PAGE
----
Factors of Alzheimer’s Disease of Which to be Aware

According to the Alzheimer’s Association, Alzheimer’s disease is a type of dementia that causes problems with memory, thinking and behavior. Symptoms usually develop slowly and get worse over time, becoming severe enough to interfere with daily tasks. Alzheimer’s affects a growing number of people. There are several factors known to play a role in Alzheimer’s. Let’s look at these factors both positive and negative.


Age is one of the biggest factors to consider when discussing Alzheimer’s disease. Symptoms generally begin for most after the age of 65. However, the proteins that damage the brain can begin taking a toll on the patient well before symptoms appear. The Alzheimer’s Association reports that after the age of 65, the risk of Alzheimer’s disease doubles every five years. Alzheimer’s is associated with old age, but early onset Alzheimer’s occurs in some people, although it is less common.


Another factor associated with Alzheimer’s disease is genetics. Although family history is not necessary for a person to develop Alzheimer’s, a person with a parent or a sibling with Alzheimer’s disease is at greater risk of developing the disease. If more than one first-degree relative (meaning a person’s parent, sibling or child) has Alzheimer’s, the person is at even greater risk.

There are specific genes that can increase the risk of Alzheimer’s disease. If a person receives a gene from one parent they are at risk, and genes from both parents increases that risk. Although these genes can determine risk of developing the disease they do not determine that a person will develop Alzheimer’s. In some rare cases, there are deterministic genes that guarantee a person will develop Alzheimer’s disease. There are genetic tests which can identify risk genes and deterministic genes for Alzheimer’s. A person can elect to have these tests to determine their risk for Alzheimer’s disease.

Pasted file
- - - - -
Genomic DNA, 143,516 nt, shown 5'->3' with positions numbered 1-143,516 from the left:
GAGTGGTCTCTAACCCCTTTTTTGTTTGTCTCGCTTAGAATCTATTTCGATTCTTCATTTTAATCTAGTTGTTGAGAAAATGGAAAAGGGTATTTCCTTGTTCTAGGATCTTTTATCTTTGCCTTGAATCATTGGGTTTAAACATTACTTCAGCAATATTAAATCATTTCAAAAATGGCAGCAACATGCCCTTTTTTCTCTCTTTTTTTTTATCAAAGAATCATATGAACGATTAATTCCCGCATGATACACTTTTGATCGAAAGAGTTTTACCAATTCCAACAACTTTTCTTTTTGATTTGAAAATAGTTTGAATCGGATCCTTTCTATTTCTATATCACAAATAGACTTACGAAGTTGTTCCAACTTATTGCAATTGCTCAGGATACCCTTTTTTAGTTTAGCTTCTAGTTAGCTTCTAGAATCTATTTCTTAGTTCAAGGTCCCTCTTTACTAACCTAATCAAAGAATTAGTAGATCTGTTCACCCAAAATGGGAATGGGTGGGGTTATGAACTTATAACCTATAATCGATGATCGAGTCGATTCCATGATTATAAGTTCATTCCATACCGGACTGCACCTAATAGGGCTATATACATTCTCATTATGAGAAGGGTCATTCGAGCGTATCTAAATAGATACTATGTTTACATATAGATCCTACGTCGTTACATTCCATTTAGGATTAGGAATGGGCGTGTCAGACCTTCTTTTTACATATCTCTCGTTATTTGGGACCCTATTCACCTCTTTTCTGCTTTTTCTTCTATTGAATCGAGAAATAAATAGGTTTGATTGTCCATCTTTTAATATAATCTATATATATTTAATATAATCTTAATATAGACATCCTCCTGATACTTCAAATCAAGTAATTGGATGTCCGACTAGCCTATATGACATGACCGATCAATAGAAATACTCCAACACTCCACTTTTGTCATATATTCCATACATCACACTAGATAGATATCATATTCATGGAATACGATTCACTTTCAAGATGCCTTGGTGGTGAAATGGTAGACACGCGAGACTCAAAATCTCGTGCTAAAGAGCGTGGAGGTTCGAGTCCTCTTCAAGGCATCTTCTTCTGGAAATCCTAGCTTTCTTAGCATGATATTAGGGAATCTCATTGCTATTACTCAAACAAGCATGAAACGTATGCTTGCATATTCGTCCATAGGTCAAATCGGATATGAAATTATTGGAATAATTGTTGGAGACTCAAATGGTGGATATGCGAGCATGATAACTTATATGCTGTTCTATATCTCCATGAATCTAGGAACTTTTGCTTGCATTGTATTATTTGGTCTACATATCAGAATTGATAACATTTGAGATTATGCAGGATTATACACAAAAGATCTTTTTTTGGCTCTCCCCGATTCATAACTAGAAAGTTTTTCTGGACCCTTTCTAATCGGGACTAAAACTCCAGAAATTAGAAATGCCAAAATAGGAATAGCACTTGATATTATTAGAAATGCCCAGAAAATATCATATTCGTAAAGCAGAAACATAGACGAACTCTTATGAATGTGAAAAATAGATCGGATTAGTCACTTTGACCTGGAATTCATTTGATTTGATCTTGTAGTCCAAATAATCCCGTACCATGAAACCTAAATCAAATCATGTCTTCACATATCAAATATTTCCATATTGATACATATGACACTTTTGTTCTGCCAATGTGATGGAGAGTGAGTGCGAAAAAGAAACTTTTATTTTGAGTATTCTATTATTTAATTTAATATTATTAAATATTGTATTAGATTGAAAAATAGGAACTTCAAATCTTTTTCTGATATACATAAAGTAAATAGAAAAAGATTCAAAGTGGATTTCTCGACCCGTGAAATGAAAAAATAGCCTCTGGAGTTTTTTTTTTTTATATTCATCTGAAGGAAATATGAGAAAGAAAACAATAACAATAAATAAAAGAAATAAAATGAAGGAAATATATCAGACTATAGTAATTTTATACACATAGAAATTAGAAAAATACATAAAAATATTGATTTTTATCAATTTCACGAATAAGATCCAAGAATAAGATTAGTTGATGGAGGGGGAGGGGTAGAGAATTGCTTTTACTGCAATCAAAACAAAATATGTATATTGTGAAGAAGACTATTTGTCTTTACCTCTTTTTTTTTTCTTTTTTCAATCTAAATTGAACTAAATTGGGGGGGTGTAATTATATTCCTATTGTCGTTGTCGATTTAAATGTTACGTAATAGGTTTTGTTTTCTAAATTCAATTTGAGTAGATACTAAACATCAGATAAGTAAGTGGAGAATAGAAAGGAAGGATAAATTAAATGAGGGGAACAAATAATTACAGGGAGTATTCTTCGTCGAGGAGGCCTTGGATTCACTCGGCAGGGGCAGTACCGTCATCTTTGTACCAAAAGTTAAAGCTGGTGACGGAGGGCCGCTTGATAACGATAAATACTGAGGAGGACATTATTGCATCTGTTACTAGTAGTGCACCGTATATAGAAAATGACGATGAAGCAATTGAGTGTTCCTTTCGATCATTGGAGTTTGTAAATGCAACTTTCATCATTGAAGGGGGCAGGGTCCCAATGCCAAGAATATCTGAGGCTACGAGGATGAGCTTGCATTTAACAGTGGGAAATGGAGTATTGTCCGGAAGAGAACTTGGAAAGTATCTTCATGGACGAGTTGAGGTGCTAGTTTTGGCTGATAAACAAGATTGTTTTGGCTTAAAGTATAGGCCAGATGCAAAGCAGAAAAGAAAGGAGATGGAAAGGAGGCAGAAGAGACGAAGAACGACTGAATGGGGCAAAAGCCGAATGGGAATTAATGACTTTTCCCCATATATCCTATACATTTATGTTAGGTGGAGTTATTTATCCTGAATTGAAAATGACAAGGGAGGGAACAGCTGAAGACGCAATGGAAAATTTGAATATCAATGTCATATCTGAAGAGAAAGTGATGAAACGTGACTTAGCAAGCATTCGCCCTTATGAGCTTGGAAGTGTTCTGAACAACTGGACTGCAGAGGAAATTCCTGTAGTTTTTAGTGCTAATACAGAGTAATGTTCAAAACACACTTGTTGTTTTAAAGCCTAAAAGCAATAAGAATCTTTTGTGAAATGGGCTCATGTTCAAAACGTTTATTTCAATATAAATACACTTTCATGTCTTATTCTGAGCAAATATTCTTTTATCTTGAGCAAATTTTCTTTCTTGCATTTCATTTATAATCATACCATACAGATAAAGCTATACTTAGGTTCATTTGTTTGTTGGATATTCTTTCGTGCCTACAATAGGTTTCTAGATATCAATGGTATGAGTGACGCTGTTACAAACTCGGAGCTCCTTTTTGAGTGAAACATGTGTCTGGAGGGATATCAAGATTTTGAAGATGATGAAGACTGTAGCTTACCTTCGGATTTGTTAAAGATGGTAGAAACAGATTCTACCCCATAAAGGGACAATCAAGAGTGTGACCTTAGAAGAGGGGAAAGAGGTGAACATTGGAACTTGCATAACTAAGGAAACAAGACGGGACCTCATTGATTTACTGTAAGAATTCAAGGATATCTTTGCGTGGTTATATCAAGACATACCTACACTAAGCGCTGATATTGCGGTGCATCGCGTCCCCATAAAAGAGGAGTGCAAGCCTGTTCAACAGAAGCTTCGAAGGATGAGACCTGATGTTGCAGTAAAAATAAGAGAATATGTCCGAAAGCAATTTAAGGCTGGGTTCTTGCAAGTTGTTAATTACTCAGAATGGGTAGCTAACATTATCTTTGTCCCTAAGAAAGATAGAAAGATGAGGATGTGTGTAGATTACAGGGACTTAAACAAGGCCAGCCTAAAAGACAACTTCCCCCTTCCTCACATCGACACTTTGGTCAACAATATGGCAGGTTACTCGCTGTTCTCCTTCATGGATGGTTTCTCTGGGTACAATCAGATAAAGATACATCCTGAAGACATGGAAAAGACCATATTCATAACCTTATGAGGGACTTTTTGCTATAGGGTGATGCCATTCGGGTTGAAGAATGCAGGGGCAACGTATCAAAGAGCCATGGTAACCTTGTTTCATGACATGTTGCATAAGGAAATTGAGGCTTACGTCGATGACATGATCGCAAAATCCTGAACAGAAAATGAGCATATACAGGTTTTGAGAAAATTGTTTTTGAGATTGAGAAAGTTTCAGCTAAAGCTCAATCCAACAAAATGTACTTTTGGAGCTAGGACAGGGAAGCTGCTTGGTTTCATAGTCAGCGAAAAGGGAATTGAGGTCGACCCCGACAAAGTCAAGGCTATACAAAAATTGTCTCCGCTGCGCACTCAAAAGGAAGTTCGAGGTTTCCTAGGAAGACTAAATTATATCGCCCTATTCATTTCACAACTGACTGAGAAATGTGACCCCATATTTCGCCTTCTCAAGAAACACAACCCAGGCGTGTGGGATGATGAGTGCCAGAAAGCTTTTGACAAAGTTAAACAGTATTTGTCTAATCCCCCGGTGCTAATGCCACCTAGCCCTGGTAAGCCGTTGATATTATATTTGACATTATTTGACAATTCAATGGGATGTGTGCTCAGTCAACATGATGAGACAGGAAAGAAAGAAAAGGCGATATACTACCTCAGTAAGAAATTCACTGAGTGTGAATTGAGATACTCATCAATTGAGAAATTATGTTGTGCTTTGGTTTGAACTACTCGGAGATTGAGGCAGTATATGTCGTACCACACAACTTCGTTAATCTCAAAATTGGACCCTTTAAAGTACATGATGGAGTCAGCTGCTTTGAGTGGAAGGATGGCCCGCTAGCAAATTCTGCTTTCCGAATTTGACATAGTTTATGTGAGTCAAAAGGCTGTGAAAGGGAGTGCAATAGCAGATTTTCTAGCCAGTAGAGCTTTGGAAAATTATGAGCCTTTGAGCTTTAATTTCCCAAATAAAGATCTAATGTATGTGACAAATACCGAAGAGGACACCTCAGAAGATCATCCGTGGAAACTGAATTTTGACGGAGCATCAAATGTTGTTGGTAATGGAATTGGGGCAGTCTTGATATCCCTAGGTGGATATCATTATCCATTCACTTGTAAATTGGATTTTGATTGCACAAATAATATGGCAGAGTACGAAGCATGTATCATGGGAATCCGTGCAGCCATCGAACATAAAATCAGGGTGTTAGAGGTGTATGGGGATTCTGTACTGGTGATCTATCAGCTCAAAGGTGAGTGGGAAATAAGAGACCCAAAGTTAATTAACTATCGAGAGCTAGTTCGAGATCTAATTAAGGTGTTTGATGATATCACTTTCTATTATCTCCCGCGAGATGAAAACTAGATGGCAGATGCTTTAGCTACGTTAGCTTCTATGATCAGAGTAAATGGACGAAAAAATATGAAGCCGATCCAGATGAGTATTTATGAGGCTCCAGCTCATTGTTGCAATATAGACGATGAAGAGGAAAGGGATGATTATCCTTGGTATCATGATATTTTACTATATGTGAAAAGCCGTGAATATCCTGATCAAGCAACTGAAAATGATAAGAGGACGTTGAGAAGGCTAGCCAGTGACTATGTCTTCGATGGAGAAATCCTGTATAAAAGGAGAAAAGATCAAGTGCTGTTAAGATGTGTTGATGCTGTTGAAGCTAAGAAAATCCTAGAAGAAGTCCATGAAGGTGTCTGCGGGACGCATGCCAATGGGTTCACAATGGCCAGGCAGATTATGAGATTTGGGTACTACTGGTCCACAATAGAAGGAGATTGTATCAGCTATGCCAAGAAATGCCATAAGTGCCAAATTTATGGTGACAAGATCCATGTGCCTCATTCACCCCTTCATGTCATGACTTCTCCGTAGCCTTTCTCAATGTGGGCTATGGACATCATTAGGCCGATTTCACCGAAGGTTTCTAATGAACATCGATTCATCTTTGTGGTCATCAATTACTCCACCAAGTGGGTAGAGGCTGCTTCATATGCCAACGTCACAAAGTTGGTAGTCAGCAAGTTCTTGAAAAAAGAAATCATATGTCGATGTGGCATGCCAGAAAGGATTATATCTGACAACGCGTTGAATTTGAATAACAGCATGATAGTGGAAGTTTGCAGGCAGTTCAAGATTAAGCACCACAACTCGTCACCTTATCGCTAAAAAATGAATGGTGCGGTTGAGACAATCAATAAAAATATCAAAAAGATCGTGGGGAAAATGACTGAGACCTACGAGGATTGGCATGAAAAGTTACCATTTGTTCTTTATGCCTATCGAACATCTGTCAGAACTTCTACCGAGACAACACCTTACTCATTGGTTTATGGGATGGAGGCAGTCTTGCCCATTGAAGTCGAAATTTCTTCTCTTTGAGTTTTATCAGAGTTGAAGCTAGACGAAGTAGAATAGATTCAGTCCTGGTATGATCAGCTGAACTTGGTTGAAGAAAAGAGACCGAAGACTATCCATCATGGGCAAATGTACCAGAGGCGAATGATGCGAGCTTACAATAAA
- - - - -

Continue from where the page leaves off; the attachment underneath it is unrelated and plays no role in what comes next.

Lifestyle can be a great factor in helping to prevent Alzheimer’s disease. Researchers have found that aspects of a healthy lifestyle can help to prevent Alzheimer’s disease. Healthy eating, exercise, and sleep are some lifestyle factors that can be preventative medicine for Alzheimer’s. Exercise can help to increase blood and oxygen flow in the brain and eating a heart healthy diet also shows great benefit. In addition, strong social connections have been shown to be a preventative factor for Alzheimer’s disease. Remaining mentally active can also help to reduce the risk of Alzheimer’s. Lifestyle is one factor everyone has control over and can go a long way in slowing or preventing Alzheimer’s.

Other Factors

There are other factors that can determine whether or not Alzheimer’s takes hold or not. Socioeconomic factors can determine whether Alzheimer’s takes hold. Recent research suggests that the more higher-level education a person has, the less likely that person is to develop Alzheimer’s. Head trauma earlier in life can put a person at greater risk for developing Alzheimer’s. Race and ethnicity have also been shown to play a role in risk for Alzheimer’s disease. African Americans and Hispanics are at a greater risk for Alzheimer’s according to research. Gender also plays a role in Alzheimer’s disease. Research indicates that because women are likely to live longer than men, they are also more likely to develop Alzheimer’s disease.

Although we know some of the factors associated with Alzheimer’s disease, there are still many mysteries surrounding it. There is no known cure for the disease and treatments can only slow the progression of Alzheimer’s. With this information, it is important to take control of the risk factors you are able to and be fully aware of early warning signs. Being armed with good information can help to slow or prevent Alzheimer’s from taking hold.